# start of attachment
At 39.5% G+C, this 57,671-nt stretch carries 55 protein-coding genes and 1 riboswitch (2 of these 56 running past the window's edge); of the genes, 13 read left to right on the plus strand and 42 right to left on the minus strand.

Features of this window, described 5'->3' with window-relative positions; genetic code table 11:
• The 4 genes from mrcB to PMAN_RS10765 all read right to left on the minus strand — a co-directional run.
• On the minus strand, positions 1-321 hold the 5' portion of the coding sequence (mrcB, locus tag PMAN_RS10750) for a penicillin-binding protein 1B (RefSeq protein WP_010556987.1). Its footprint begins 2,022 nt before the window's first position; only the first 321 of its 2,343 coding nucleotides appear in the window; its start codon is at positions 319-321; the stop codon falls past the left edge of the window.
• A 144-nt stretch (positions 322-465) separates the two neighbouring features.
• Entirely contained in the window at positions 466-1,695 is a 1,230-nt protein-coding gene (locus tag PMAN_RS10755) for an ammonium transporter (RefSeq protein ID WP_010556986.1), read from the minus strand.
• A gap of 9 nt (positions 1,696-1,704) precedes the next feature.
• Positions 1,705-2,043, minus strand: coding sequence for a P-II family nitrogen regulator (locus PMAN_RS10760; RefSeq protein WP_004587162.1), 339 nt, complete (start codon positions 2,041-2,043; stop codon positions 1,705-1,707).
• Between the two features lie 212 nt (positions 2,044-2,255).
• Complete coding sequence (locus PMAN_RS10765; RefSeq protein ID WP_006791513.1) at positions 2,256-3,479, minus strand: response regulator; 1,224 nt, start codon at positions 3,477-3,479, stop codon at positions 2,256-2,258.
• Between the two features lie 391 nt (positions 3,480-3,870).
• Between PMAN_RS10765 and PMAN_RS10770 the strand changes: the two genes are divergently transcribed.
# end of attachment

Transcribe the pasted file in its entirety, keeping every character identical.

At 39.5% G+C, this 57,671-nt stretch carries 55 protein-coding genes and 1 riboswitch (2 of these 56 running past the window's edge); of the genes, 13 read left to right on the plus strand and 42 right to left on the minus strand.

Features of this window, described 5'->3' with window-relative positions; genetic code table 11:
• The 4 genes from mrcB to PMAN_RS10765 all read right to left on the minus strand — a co-directional run.
• On the minus strand, positions 1-321 hold the 5' portion of the coding sequence (mrcB, locus tag PMAN_RS10750) for a penicillin-binding protein 1B (RefSeq protein WP_010556987.1). Its footprint begins 2,022 nt before the window's first position; only the first 321 of its 2,343 coding nucleotides appear in the window; its start codon is at positions 319-321; the stop codon falls past the left edge of the window.
• A 144-nt stretch (positions 322-465) separates the two neighbouring features.
• Entirely contained in the window at positions 466-1,695 is a 1,230-nt protein-coding gene (locus tag PMAN_RS10755) for an ammonium transporter (RefSeq protein ID WP_010556986.1), read from the minus strand.
• A gap of 9 nt (positions 1,696-1,704) precedes the next feature.
• Positions 1,705-2,043, minus strand: coding sequence for a P-II family nitrogen regulator (locus PMAN_RS10760; RefSeq protein WP_004587162.1), 339 nt, complete (start codon positions 2,041-2,043; stop codon positions 1,705-1,707).
• Between the two features lie 212 nt (positions 2,044-2,255).
• Complete coding sequence (locus PMAN_RS10765; RefSeq protein ID WP_006791513.1) at positions 2,256-3,479, minus strand: response regulator; 1,224 nt, start codon at positions 3,477-3,479, stop codon at positions 2,256-2,258.
• Between the two features lie 391 nt (positions 3,480-3,870).
• Between PMAN_RS10765 and PMAN_RS10770 the strand changes: the two genes are divergently transcribed.